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What's the difference between us and them?

  • Published
  • By Staff Sgt. Jennie Chamberlin
  • 624th Regional Support Group
Just after the start of the new year in 2003, I went to Air Force Basic Training. Six weeks later, that memorable experience was followed by technical school. During those two periods, there was no distinction between me and every other Airman in my flight. I did my morning cleaning details with relish and sang jodies during formation runs with the best of them.

Suddenly, six months later, I was thrust back into my normal life. No uniform everyday, no curfew every night. But I was forever changed. I am a reservist, a servicemember on the edge of living a civilian life.

It may seem easier to an outsider. I can live where I please, and come and go as I like. I can hold a civilian job or go to school full-time. I only have duty one weekend a month and two weeks a year. Yet there are a few things about a traditional reservist's life that not many people realize.

1. Nobody knows what you do.

Now most members of the Air Force have encountered the "Do you fly planes?" question. If the Air Force outside of flying planes is a mystery, then the Air Force Reserve is the ultimate unsolved mystery to most. When I tell people I'm a reservist, they typically say "Oh." After a moment's pause they'll say, "So you're in the military? But I thought you were a journalist?" Even your active duty counterparts don't understand what you do, or sometimes don't know you exist. You're dubbed a weekend warrior, but no one really knows what that means. At least we reservists don't. I feel like a warrior all the time.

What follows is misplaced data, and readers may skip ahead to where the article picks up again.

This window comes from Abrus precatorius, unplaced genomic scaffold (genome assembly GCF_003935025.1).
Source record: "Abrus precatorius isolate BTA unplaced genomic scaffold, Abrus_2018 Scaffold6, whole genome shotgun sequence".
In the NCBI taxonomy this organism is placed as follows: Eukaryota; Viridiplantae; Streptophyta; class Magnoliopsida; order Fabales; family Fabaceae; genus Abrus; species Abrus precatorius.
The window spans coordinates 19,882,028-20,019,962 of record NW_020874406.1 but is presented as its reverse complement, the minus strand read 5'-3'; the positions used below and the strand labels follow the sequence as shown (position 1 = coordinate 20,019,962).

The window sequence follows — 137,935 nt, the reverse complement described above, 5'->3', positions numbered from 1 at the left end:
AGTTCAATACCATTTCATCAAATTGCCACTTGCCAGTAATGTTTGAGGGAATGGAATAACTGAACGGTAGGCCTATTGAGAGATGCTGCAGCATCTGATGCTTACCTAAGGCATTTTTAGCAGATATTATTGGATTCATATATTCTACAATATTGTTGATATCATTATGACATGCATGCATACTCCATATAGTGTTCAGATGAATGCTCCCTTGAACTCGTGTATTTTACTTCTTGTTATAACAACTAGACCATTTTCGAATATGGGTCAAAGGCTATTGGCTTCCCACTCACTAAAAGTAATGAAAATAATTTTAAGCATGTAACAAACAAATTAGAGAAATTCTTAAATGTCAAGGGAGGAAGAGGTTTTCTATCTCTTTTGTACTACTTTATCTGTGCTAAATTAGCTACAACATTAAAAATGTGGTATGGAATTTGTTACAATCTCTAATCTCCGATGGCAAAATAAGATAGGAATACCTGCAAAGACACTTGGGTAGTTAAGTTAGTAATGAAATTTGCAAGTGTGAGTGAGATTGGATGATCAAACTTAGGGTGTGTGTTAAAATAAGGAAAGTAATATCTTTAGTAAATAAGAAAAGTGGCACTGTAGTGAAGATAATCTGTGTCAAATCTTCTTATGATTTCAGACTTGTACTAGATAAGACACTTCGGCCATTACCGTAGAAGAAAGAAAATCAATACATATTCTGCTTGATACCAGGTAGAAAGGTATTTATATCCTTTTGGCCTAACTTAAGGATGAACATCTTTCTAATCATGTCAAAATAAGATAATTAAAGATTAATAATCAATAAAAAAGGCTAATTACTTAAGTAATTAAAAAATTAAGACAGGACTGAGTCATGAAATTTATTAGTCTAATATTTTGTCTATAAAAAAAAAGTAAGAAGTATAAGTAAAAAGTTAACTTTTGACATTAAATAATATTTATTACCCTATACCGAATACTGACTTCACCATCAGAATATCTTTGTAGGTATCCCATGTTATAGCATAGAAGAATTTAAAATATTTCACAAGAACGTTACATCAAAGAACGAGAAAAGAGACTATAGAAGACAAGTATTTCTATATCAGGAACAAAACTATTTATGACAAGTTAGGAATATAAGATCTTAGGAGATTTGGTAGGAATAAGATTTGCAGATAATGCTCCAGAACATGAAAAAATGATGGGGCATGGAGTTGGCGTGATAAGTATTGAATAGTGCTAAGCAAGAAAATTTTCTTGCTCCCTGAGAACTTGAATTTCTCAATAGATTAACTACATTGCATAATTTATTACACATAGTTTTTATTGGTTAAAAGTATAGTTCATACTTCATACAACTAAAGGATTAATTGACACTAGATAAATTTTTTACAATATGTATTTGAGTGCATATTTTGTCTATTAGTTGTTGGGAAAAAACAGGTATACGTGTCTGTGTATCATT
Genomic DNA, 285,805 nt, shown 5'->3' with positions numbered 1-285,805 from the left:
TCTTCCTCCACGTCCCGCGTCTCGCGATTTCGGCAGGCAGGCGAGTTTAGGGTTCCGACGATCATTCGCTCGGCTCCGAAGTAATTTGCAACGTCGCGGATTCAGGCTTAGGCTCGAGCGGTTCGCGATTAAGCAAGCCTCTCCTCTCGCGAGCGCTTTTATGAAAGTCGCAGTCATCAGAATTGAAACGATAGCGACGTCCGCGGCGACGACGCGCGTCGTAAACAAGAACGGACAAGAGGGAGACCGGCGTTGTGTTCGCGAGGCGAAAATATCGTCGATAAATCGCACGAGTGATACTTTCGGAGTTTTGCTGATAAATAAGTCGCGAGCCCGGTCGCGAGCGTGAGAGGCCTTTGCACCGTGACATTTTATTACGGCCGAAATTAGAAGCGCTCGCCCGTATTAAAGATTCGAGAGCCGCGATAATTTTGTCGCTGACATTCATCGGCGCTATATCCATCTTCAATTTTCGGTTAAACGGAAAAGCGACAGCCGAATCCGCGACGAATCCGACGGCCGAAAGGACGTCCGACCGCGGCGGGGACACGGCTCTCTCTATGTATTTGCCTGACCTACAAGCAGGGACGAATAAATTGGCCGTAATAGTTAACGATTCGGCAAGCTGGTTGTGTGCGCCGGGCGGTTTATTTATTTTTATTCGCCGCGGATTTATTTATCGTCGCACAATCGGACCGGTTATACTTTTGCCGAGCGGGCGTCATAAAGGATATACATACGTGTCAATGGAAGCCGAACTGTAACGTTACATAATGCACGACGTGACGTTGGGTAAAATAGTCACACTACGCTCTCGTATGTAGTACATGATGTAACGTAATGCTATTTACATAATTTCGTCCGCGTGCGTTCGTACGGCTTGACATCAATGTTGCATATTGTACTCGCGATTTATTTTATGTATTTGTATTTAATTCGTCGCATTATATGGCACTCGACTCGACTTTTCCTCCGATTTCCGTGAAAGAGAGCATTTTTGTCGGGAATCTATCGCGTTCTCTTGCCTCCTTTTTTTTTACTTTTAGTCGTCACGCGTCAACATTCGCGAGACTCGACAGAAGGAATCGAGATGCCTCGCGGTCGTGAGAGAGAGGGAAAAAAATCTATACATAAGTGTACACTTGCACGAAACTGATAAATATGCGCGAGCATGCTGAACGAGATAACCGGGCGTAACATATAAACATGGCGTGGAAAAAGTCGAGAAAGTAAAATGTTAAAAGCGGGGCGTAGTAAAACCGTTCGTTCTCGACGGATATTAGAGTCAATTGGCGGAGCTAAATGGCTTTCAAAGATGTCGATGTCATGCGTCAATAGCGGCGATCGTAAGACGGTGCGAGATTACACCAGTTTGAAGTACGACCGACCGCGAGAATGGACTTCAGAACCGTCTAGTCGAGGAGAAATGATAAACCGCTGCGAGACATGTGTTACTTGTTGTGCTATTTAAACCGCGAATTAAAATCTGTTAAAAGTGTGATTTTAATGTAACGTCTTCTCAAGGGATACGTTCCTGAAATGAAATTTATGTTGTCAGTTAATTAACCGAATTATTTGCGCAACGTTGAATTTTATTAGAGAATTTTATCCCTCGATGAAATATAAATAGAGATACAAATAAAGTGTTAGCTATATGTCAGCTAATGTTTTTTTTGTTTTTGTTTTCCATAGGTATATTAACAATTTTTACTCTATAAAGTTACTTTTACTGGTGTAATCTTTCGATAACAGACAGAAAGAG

2. You work straight through.

One week, one weekend, and then into the next. There might be some traveling in between, but it's pretty grueling. For some reservists, it's a complete shift of gears - a school teacher during the week, a mechanic on the weekend. For others, it's the same job in a different capacity. Either way, we don't kick back on those Reserve weekends. We work, and hard. We train and we perform, we meet and we plan. And we do a month's worth of work in one weekend.

3. You might eventually have to drop everything.

And go off to a deployment. You won't have that much notice, and that other life will have to be wrapped up in a nice little package fairly quickly. This might include leaving behind a business, a civilian job, or a family to be cared for. It's true that you know this starting out, but it doesn't make it any easier when it comes time to do it.

4. We do it because we love it.

Difficult sometimes? Yes, it's a little rough to travel to a base that may or may not be somewhere nearby after a long week of work. It may be close to exhausting to work through those weekends which are packed with a whirlwind of military activity while your family goes to the beach. But when I look back at my short career, I feel that every bit of work and sweat has paid itself off. It pays in the opportunities the see the country and the world. It pays in the unique and fulfilling professional achievements that you encounter as a reservist. But most importantly to me, it pays in the friends you make. The Air Force Reserve attracts all kinds of people from all walks of life. No where else will you find such a diverse group of people to work and bond with. As a reservist, I've worked with some of the most wonderful, most hard-working, and funniest people I've ever met. You have to have a sense of humor to do what we do.

So what the difference between us and active duty Airman? It's our balancing act. Reservists typically have to juggle three lives - work, military, and family. But that's where the differences end. We have the same core values, the same dedication to our mission, the same amazing co-workers and the same pride in serving in the United States Air Force.